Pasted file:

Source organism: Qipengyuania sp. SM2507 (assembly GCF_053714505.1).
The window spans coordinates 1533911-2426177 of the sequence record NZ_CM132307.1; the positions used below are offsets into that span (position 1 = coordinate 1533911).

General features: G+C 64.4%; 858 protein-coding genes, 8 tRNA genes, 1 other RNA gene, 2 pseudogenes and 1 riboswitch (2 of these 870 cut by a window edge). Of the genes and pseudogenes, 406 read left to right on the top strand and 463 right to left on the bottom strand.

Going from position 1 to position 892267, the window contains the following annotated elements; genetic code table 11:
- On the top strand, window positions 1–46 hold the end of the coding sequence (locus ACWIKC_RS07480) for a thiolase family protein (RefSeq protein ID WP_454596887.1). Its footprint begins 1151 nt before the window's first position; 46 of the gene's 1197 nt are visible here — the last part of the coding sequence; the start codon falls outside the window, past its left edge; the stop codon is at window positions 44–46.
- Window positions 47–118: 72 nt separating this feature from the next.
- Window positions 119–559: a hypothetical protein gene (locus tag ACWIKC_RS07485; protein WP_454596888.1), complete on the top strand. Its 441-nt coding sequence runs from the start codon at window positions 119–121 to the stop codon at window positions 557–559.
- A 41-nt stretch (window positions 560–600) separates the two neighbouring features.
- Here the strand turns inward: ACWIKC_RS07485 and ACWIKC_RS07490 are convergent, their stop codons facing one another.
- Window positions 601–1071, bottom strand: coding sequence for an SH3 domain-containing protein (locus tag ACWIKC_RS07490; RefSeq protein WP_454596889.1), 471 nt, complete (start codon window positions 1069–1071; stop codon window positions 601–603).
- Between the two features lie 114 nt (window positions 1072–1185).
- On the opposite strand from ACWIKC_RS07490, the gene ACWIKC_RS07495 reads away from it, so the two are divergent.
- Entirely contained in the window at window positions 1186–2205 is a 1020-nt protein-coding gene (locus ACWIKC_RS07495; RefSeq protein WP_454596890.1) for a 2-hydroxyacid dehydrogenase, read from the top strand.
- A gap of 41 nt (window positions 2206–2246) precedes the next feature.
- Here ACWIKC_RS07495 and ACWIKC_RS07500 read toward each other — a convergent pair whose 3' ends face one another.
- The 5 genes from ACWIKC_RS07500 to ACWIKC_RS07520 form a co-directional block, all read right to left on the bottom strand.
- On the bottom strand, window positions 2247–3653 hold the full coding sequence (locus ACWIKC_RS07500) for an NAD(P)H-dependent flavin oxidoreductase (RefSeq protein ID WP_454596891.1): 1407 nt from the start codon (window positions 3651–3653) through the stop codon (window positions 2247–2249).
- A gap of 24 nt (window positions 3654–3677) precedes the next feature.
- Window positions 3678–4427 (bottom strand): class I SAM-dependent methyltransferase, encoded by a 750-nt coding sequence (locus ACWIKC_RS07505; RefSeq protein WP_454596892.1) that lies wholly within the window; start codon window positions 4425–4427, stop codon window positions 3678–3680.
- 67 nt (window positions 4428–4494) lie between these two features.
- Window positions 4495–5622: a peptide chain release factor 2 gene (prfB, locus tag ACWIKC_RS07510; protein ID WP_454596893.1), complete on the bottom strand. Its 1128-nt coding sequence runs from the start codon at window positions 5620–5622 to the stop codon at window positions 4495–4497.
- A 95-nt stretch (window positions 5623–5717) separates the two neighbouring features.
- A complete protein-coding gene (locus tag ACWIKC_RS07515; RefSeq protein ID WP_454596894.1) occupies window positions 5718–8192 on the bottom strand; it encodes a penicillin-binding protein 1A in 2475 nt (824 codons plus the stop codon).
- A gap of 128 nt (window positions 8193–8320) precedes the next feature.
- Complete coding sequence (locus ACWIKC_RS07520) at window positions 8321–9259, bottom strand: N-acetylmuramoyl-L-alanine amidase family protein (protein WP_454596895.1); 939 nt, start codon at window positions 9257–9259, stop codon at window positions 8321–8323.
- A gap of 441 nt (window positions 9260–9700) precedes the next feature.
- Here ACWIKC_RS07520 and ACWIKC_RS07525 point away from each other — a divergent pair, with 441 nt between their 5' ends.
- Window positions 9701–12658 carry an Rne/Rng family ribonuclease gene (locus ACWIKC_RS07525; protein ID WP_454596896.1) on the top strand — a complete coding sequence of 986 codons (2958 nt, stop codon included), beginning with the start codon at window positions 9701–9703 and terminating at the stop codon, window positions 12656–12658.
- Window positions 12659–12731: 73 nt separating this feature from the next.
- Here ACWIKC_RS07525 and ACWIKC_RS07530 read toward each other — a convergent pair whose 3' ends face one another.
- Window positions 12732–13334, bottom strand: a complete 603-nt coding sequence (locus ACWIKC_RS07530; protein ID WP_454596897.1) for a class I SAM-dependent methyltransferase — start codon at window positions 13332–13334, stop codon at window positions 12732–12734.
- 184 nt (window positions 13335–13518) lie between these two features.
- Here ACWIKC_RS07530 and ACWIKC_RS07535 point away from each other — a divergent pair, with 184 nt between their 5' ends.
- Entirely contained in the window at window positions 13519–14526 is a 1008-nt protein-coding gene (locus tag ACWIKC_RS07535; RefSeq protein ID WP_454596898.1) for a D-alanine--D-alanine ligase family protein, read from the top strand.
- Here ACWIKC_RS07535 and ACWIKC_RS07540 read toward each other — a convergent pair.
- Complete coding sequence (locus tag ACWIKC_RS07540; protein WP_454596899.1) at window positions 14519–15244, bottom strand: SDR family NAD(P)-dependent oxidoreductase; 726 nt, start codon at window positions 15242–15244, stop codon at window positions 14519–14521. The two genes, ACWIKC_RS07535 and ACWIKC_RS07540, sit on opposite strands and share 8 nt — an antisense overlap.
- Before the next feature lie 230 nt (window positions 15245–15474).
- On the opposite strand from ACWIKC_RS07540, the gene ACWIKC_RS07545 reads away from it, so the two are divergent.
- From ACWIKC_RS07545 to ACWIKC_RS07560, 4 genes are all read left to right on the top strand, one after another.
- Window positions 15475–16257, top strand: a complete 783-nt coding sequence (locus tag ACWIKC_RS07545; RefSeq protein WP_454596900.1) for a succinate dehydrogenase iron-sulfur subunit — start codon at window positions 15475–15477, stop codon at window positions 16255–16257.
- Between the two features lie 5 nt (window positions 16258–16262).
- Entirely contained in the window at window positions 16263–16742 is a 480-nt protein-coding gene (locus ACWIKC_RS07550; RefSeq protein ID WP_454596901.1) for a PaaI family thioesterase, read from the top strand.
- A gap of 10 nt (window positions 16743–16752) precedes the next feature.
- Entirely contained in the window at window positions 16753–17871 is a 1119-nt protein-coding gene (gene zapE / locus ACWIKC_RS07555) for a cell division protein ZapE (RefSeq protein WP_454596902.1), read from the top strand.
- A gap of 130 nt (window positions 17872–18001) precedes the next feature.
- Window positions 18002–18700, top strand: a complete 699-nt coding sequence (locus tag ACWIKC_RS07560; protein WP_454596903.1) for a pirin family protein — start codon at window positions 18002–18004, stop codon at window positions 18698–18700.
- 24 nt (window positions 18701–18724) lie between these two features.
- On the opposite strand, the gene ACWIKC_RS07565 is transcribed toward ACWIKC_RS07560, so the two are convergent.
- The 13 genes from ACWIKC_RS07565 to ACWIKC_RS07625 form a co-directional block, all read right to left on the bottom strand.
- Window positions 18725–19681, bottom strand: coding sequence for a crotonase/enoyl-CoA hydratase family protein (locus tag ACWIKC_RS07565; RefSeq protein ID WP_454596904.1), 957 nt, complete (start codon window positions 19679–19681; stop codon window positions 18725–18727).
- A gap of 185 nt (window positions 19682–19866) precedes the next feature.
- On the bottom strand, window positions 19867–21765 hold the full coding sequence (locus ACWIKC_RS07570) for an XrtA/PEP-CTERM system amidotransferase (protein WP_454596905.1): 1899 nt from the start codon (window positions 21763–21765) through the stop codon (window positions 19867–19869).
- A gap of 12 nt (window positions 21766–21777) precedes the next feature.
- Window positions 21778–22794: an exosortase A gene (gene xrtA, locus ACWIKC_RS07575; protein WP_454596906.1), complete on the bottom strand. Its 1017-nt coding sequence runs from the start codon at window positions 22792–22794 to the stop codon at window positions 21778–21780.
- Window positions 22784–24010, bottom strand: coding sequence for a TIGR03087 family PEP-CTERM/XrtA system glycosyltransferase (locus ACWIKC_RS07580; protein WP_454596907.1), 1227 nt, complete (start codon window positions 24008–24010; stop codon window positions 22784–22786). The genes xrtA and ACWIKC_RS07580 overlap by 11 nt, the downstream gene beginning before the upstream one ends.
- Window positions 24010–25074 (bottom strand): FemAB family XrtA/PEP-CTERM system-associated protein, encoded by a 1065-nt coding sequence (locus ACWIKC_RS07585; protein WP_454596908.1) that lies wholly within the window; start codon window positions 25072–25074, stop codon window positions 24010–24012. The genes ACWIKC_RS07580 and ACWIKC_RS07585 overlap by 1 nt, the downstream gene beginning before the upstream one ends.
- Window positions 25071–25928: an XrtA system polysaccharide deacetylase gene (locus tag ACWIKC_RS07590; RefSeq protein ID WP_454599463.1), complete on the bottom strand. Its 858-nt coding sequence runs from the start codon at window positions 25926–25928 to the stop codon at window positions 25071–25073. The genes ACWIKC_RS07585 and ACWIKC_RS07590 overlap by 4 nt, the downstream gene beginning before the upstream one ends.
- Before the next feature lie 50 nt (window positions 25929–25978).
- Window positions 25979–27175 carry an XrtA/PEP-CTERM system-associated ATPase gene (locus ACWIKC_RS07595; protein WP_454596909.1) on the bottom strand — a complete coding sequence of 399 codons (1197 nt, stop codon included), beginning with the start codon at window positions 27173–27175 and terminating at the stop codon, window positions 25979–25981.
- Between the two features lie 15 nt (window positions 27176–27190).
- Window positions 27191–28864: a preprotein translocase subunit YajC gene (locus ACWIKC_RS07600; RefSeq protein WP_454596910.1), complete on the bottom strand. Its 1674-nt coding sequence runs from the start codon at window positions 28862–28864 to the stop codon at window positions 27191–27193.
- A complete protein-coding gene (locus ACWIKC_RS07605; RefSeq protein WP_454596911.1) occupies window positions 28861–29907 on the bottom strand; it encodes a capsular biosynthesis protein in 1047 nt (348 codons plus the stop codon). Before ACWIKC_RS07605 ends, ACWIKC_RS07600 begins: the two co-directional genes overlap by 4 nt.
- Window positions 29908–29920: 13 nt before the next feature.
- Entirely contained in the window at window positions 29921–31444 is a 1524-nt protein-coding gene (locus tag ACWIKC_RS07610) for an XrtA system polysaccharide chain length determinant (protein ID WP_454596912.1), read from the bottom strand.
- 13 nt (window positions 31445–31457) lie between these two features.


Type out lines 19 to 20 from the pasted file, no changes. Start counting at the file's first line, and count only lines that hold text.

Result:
- Window positions 3678–4427 (bottom strand): class I SAM-dependent methyltransferase, encoded by a 750-nt coding sequence (locus ACWIKC_RS07505; RefSeq protein WP_454596892.1) that lies wholly within the window; start codon window positions 4425–4427, stop codon window positions 3678–3680.
- 67 nt (window positions 4428–4494) lie between these two features.